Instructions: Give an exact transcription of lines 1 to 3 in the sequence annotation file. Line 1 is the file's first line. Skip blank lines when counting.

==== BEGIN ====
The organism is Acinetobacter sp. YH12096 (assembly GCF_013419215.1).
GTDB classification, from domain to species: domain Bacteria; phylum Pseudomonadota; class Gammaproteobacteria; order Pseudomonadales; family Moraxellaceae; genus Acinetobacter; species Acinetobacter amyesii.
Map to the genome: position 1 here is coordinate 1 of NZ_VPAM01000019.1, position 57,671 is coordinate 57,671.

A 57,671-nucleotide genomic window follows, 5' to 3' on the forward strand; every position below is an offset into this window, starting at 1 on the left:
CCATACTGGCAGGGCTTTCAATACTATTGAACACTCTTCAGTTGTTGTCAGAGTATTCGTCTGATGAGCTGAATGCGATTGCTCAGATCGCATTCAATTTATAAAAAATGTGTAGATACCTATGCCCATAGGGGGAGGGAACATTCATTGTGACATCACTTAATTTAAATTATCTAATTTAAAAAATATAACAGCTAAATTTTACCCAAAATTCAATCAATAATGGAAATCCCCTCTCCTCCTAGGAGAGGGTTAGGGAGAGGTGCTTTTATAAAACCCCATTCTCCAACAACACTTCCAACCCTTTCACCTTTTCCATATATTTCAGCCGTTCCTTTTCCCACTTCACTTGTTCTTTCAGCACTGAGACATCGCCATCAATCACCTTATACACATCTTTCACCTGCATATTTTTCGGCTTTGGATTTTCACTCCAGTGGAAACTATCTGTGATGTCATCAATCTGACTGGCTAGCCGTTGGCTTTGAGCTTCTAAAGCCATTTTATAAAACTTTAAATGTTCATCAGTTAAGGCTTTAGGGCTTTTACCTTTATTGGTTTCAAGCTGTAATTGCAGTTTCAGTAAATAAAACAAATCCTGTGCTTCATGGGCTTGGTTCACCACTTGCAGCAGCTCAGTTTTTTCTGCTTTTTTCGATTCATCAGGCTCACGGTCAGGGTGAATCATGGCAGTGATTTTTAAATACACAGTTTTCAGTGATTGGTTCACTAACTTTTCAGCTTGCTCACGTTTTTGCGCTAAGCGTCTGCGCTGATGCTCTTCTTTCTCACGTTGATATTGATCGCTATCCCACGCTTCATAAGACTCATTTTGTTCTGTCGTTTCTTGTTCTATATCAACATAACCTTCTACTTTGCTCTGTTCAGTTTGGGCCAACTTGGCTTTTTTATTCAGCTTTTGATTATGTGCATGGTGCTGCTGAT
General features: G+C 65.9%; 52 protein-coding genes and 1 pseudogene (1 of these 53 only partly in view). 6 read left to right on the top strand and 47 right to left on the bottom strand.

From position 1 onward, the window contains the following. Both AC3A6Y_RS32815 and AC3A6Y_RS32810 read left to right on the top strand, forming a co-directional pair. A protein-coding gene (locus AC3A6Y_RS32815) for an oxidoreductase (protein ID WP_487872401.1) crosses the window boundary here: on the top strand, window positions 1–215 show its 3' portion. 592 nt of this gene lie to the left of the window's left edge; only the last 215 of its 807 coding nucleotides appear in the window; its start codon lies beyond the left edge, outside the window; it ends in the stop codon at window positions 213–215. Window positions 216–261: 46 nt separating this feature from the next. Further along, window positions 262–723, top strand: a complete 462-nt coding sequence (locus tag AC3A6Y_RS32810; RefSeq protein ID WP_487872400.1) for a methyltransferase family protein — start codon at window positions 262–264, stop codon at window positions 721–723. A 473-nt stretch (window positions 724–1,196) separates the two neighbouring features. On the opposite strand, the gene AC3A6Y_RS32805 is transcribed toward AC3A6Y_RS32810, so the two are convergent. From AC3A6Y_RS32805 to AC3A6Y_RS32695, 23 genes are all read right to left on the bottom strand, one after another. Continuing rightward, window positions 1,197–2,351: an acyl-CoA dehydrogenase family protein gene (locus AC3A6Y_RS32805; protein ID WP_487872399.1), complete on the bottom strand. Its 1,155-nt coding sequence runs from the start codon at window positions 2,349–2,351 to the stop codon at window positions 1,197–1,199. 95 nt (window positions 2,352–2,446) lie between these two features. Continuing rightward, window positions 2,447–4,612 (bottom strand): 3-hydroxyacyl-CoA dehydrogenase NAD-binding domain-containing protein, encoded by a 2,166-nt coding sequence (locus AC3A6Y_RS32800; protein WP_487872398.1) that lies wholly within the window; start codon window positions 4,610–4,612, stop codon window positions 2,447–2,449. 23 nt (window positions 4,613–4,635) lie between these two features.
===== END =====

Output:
The organism is Acinetobacter sp. YH12096 (assembly GCF_013419215.1).
GTDB classification, from domain to species: domain Bacteria; phylum Pseudomonadota; class Gammaproteobacteria; order Pseudomonadales; family Moraxellaceae; genus Acinetobacter; species Acinetobacter amyesii.
Map to the genome: position 1 here is coordinate 1 of NZ_VPAM01000019.1, position 57,671 is coordinate 57,671.